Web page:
Sam Bauman: What is RSVP volunteering like? Here’s a summary |

Sam Bauman: What is RSVP volunteering like? Here’s a summary

Sam Bauman

Friends ask me about how it is to volunteer for the Senior Volunteer Program in Carson City. They have little idea what the major volunteer jobs are like in RSVP.

Under the Respite program, a volunteer first meets a new client in the company of an RSVP agent. This usually is a two-hour meeting with the client and caregiver in which both sides explain their needs and abilities to help.

This comes after the volunteer gets a basic course in dealing with those suffering from dementia. If the meeting goes well, a schedule is agreed on, from two to five hours for the regular visits.

Most clients suffer from dementia in one of its many forms, Alzheimer’s being the most common. Parkinson’s is next; after those, two there’s a wide variety of dementia types.

No two dementia clients are alike. Each person reacts differently, and it’s the volunteer’s task to fit his actions to the client’s needs. My first Alzheimer’s client had a specific program in mind. We would sit and chat from 10 a.m. to noon, at which time an RSVP driver would pick us up and take us to the Carson Nugget lunch room. The waitresses there knew what he liked for lunch.

All the time the client would be asking similar questions or commenting on the decor. He took pride in paying for our lunches with a credit card. The driver would return us to the client’s home. (RSVP rules do no allow someone acting in the Respite role to drive a client; it’s a safety precaution.)

My second client was a talker, able to vividly recall incidents of 30 or 40 years ago. When he used up memories, he liked to play billiards or pool in his rec room upstairs. It was effortless to sit with him; he could amuse us both. Sadly, he had to be placed in a nursing home as his dementia worsened.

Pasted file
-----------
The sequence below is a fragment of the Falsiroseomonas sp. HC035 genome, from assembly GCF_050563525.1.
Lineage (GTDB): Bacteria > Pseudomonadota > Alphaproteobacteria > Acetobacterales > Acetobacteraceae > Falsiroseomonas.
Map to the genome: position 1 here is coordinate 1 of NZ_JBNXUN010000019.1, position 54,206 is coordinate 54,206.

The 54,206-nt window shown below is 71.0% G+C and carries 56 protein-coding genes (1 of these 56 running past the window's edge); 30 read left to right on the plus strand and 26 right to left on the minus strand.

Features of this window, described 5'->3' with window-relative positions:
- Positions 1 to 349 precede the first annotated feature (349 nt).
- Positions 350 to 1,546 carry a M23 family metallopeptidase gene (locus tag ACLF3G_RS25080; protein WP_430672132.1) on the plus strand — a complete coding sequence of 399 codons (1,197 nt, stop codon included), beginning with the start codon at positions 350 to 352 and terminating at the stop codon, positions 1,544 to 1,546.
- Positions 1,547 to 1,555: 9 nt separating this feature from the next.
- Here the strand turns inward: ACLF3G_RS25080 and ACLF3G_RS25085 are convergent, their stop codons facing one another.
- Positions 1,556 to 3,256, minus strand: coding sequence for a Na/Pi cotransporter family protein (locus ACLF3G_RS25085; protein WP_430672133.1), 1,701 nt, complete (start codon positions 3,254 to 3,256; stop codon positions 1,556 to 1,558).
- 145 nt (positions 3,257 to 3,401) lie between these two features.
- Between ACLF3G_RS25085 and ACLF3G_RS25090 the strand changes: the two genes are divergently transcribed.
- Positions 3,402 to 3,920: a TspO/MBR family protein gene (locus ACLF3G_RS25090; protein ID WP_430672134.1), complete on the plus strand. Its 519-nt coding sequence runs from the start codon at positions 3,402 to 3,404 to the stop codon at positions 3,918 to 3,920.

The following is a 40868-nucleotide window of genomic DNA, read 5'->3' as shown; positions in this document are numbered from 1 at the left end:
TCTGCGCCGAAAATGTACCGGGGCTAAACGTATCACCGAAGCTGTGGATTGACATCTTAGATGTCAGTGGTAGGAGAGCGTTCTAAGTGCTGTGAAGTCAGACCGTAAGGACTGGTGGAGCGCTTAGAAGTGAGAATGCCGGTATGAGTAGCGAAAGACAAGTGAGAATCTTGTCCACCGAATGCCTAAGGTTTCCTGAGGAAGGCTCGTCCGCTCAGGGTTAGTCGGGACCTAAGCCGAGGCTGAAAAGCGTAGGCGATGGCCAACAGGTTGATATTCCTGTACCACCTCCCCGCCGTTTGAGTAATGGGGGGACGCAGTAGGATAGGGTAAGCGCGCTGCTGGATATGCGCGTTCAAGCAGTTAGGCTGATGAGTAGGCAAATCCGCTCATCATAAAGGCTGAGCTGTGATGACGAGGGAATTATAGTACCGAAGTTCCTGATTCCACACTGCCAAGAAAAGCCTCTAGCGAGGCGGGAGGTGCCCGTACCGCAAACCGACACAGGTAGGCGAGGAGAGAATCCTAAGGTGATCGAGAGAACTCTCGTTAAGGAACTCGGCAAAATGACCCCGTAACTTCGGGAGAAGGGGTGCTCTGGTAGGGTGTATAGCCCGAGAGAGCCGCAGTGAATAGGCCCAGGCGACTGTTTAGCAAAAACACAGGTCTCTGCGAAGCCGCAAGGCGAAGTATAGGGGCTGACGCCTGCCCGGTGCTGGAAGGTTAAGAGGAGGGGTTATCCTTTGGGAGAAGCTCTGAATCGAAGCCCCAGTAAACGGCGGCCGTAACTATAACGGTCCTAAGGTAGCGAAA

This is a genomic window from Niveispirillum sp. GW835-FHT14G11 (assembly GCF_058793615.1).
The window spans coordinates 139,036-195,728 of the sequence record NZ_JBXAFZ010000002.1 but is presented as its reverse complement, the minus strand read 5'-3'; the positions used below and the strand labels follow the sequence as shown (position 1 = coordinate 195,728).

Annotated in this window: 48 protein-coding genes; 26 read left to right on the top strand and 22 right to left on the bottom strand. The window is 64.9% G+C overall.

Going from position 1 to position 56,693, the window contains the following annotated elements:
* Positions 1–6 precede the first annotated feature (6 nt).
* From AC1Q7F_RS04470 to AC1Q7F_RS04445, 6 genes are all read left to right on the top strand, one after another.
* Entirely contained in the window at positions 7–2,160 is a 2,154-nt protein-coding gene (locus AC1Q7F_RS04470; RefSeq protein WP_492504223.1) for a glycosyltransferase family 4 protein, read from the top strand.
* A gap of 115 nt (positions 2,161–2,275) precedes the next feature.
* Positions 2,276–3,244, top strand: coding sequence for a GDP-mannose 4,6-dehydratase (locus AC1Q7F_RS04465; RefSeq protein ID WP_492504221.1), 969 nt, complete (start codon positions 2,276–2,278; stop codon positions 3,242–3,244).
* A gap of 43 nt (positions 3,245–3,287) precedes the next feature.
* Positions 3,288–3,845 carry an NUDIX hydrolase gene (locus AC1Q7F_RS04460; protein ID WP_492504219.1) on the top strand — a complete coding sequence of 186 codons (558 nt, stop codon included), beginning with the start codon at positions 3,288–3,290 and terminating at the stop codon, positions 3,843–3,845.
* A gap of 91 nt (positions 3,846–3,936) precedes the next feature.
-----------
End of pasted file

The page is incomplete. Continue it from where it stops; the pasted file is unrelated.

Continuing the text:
Then, a wrenching case: a comatose man. He couldn’t speak or move. I only sat with him once, as he died shortly after we met.

Now there’s Anthony, a man in his 70s suffering from Alzheimer’s. He’s always cheerful and likes some TV (always channel 8). Respite volunteers are never to let a client out of our immediate area, but Anthony likes to wander his small neighborhood, picking up trash. At first I tried to join him, but his caretaker told me he was fine wandering; everyone knew him and would bring him home if he appeared lost.

I’ve served more clients and obviously they are human beings — perhaps not in the same world as I am, but still capable of feeling and hurting. I try to always be upbeat, to praise when merited (or not), and never to be judgmental. And I try to go slowly in almost everything. The clients are suffering something I cannot conceptualize; it’s their world and my job is to help.

Who knows? It’s not too late for me to be in their world.

Respite is a continual learning process, each client unique and needing help in one way or another. Perhaps several generations ago there wasn’t a Respite; families simply took in the maiden aunt or aging uncle and helped them live. Perhaps we didn’t know there was such a thing as dementia then. We thought they were just getting senile (a word out of fashion now).

There’s much more to Respite training, such as monthly meetings with representatives of groups such as the Northern California and Northern Nevada Chapter of the Alzheimer’s Association, where news of senior and dementia care is discussed. It’s all a post-grad class in helping others get along.

Sam Bauman writes about issues affecting seniors for the Nevada Appeal.